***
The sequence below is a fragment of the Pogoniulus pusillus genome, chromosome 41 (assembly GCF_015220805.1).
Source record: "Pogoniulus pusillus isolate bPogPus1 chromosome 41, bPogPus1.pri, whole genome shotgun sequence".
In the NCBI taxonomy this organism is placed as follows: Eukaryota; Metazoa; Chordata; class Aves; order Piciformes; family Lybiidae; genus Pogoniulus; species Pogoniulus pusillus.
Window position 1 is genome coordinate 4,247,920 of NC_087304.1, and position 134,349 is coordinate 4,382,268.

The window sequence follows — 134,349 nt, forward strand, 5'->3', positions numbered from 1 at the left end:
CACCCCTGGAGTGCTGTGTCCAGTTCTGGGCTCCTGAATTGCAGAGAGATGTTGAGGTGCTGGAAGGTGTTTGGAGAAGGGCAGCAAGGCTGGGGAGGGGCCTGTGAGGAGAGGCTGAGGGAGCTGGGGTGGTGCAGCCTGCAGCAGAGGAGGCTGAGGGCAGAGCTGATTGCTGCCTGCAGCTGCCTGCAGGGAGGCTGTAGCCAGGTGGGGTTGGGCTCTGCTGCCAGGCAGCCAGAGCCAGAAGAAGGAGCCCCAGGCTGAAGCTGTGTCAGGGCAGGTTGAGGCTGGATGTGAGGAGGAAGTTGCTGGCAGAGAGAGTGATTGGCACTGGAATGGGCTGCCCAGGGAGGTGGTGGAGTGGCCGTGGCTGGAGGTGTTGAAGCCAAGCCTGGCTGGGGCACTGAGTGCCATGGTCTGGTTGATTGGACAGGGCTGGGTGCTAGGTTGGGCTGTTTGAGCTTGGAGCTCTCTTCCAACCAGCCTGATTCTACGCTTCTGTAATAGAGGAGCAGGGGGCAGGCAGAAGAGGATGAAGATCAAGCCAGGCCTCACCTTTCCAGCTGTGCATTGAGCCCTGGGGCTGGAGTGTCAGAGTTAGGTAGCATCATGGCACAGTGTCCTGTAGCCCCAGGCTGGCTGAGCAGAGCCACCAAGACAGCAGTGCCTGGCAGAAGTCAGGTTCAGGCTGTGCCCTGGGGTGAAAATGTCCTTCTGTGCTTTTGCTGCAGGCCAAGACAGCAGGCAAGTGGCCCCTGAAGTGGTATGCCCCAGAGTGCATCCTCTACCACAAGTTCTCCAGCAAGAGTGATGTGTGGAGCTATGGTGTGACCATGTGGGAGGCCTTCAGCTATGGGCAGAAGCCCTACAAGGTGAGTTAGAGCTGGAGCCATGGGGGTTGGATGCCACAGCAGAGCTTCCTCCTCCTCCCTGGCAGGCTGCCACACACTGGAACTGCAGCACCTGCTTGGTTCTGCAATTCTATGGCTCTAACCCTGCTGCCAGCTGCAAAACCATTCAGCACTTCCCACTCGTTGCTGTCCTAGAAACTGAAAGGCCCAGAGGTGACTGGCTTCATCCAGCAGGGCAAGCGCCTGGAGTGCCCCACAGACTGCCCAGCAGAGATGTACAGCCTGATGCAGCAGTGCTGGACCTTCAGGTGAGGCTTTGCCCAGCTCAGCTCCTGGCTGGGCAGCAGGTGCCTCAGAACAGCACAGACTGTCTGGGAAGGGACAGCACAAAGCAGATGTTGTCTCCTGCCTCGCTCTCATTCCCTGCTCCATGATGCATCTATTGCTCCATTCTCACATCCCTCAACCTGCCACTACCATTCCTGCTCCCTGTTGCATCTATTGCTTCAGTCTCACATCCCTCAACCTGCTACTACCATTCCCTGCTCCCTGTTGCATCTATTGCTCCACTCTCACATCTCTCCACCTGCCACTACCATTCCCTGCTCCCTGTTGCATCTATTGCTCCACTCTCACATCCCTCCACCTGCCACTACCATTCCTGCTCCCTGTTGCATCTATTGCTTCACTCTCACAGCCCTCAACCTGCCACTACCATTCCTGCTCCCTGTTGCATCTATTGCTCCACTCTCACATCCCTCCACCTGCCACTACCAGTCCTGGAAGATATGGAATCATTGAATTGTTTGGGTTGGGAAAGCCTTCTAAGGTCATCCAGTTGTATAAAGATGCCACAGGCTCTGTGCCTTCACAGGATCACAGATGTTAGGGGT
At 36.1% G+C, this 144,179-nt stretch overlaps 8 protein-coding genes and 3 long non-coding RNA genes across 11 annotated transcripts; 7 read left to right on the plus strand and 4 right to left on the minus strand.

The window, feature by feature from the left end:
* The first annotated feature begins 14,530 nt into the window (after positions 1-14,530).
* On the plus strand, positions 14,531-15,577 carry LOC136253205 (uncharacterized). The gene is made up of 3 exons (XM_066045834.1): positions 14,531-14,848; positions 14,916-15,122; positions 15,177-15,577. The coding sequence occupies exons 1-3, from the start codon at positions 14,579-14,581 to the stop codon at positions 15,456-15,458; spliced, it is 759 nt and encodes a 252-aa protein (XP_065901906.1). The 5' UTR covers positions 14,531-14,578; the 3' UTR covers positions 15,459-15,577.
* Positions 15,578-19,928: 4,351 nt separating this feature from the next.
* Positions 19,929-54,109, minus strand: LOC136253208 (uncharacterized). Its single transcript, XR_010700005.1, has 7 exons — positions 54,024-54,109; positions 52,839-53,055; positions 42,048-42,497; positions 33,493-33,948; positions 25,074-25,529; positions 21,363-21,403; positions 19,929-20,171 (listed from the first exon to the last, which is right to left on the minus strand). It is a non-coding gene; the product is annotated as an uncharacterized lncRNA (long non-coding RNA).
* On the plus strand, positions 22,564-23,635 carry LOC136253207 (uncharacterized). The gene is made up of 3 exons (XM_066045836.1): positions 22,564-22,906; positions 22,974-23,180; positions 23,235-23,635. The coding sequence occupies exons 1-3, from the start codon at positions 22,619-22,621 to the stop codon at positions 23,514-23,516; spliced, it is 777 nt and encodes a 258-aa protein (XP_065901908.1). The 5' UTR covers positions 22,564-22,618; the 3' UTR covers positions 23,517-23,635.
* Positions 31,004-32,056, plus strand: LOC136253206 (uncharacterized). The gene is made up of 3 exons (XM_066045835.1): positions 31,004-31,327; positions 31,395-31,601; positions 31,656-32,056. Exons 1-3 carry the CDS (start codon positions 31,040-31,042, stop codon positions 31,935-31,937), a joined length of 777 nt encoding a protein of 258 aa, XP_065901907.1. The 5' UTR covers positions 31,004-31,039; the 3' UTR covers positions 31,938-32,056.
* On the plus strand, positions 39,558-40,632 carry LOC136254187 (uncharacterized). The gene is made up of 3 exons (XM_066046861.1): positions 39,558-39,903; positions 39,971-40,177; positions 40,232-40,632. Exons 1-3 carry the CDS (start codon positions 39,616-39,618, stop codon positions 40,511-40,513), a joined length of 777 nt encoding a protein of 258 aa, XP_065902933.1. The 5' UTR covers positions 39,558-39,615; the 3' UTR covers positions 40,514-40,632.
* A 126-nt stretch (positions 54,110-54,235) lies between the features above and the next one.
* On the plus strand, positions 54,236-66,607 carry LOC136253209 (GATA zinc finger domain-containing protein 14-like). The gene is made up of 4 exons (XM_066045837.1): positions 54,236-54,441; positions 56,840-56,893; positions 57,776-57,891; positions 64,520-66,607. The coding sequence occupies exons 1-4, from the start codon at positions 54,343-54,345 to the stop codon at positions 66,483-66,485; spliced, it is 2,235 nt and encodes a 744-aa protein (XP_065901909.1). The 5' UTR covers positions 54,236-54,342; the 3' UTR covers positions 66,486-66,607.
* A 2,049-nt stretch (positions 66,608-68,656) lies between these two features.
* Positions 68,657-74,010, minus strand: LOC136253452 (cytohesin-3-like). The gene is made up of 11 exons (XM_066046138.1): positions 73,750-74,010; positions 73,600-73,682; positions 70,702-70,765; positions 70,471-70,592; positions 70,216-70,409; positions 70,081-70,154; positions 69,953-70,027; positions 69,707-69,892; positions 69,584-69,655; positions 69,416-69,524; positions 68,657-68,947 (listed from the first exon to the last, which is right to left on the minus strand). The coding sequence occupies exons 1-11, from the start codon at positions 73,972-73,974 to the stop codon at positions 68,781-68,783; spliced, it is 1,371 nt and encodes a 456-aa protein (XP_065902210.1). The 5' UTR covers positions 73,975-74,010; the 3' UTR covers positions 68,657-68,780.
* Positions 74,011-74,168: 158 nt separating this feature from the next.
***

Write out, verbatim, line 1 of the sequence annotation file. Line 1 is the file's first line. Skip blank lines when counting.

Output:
The sequence below is a fragment of the Pogoniulus pusillus genome, chromosome 41 (assembly GCF_015220805.1).